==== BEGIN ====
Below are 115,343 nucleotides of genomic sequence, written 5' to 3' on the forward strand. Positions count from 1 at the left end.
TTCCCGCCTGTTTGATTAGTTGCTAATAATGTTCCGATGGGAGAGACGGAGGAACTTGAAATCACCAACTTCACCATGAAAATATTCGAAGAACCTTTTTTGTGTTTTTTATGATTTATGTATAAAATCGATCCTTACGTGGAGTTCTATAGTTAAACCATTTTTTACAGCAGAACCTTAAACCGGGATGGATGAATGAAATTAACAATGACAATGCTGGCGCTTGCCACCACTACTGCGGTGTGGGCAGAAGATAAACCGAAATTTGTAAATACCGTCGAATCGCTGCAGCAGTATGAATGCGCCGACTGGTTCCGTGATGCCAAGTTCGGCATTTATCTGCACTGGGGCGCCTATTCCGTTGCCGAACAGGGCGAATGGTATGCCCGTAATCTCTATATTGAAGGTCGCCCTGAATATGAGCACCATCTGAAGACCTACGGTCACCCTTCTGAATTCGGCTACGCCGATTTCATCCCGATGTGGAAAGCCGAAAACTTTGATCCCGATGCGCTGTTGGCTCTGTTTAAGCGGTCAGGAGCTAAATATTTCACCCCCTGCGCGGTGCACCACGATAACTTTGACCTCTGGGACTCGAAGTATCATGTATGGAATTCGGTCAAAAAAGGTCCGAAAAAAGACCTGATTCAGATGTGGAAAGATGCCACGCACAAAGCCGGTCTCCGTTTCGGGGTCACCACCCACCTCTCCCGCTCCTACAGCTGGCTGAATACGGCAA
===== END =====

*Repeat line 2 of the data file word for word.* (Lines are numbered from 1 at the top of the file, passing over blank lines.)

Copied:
TTCCCGCCTGTTTGATTAGTTGCTAATAATGTTCCGATGGGAGAGACGGAGGAACTTGAAATCACCAACTTCACCATGAAAATATTCGAAGAACCTTTTTTGTGTTTTTTATGATTTATGTATAAAATCGATCCTTACGTGGAGTTCTATAGTTAAACCATTTTTTACAGCAGAACCTTAAACCGGGATGGATGAATGAAATTAACAATGACAATGCTGGCGCTTGCCACCACTACTGCGGTGTGGGCAGAAGATAAACCGAAATTTGTAAATACCGTCGAATCGCTGCAGCAGTATGAATGCGCCGACTGGTTCCGTGATGCCAAGTTCGGCATTTATCTGCACTGGGGCGCCTATTCCGTTGCCGAACAGGGCGAATGGTATGCCCGTAATCTCTATATTGAAGGTCGCCCTGAATATGAGCACCATCTGAAGACCTACGGTCACCCTTCTGAATTCGGCTACGCCGATTTCATCCCGATGTGGAAAGCCGAAAACTTTGATCCCGATGCGCTGTTGGCTCTGTTTAAGCGGTCAGGAGCTAAATATTTCACCCCCTGCGCGGTGCACCACGATAACTTTGACCTCTGGGACTCGAAGTATCATGTATGGAATTCGGTCAAAAAAGGTCCGAAAAAAGACCTGATTCAGATGTGGAAAGATGCCACGCACAAAGCCGGTCTCCGTTTCGGGGTCACCACCCACCTCTCCCGCTCCTACAGCTGGCTGAATACGGCAA